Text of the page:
There is a need to calculate the radiative heating rate at the surface of a vehicle entering any atmosphere, (e.g., Earth, Saturn, Titan, Mars, Venus etc). NEQAIR simulates the actual chemical and physical actions and reactions of the gaseous species in high-temperature shock layers. NEQAIR has been NASA’s main radiation code for the past 30 years. It is a line-by-line radiation code that computes spontaneous emission, absorption, and stimulated emission due to transitions between various energy states of chemical species along a line of sight. There have recently been substantial updates to the physics in the code and the computational efficiency in NEQAIR; v14.0 is the first parallelized version that has resulted in calculations speeding up by a factor of approximately 30×.

NEQAIR v14.0 is a complex code that enables the calculation of non-equilibrium or equilibrium populations of excited energy levels for atomic and diatomic molecules, optical radiation emitted and absorbed by atomic and diatomic rotational lines along a line of sight or across a shock tube, transport of optical radiation through a non-uniform gas mixture to a solid surface, and detailed spectra at points along a line of sight. NEQAIR v14.0 uses the quasi-steady-state (QSS) method to calculate the populations for energy levels in low-density flows where the low collision rates cannot maintain Boltzmann population levels.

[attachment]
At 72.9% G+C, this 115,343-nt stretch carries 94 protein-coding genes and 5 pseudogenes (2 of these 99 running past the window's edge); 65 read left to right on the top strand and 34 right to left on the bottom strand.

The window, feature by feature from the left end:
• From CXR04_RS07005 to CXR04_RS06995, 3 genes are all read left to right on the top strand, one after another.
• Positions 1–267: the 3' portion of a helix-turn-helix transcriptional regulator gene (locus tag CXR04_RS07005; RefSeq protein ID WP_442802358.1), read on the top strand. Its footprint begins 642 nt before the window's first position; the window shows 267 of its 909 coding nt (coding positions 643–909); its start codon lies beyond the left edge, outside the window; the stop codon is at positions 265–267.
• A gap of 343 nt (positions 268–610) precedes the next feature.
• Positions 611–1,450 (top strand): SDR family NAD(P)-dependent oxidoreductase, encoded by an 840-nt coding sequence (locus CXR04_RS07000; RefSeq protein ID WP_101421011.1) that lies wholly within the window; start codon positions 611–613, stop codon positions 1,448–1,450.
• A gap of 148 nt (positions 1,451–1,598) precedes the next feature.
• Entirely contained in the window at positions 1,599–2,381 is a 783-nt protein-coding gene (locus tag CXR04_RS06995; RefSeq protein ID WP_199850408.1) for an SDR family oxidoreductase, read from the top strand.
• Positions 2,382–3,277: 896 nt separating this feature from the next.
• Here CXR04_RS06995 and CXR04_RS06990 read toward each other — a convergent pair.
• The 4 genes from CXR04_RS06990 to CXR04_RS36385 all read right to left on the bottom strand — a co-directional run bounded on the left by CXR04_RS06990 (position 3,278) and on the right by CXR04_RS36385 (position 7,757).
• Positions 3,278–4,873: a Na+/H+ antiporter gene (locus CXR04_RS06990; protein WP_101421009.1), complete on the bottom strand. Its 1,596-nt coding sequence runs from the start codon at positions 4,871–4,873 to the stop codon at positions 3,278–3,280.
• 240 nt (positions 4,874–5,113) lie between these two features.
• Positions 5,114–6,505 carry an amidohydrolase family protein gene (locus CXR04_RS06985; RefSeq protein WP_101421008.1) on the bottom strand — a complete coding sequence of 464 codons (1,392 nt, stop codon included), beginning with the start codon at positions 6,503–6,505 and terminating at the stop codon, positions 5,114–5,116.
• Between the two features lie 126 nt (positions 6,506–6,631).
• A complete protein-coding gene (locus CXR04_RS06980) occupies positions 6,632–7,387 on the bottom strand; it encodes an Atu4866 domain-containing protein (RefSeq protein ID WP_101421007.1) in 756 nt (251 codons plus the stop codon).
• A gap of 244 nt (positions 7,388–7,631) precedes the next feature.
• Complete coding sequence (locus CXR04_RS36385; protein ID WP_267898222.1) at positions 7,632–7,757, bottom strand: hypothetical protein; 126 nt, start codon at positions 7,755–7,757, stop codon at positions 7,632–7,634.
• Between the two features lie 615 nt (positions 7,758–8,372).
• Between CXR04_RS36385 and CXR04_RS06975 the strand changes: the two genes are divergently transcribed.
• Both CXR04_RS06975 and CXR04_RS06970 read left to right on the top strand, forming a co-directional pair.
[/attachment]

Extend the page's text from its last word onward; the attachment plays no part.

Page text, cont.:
NEQAIR v14.0 has a wide range of capabilities in addition to its main function of calculating the radiative heating rate on entry vehicles. It can produce a Planck (black body) function, scan over any calculated spectrum to change the resolution and compare with laboratory spectra, simulate a shock tube configuration and calculate the spectral data for comparison with shock tube results, and show where in a radiative flow field the radiation is emitting and absorbing.

This work was done by Aaron M. Brandis and Brett A. Cruden of Engineering Research and Consulting, Inc. for Ames Research Center. This software is available for use. To request a copy, please visit 

NASA Tech Briefs Magazine

This article first appeared in the November, 2016 issue of NASA Tech Briefs Magazine.

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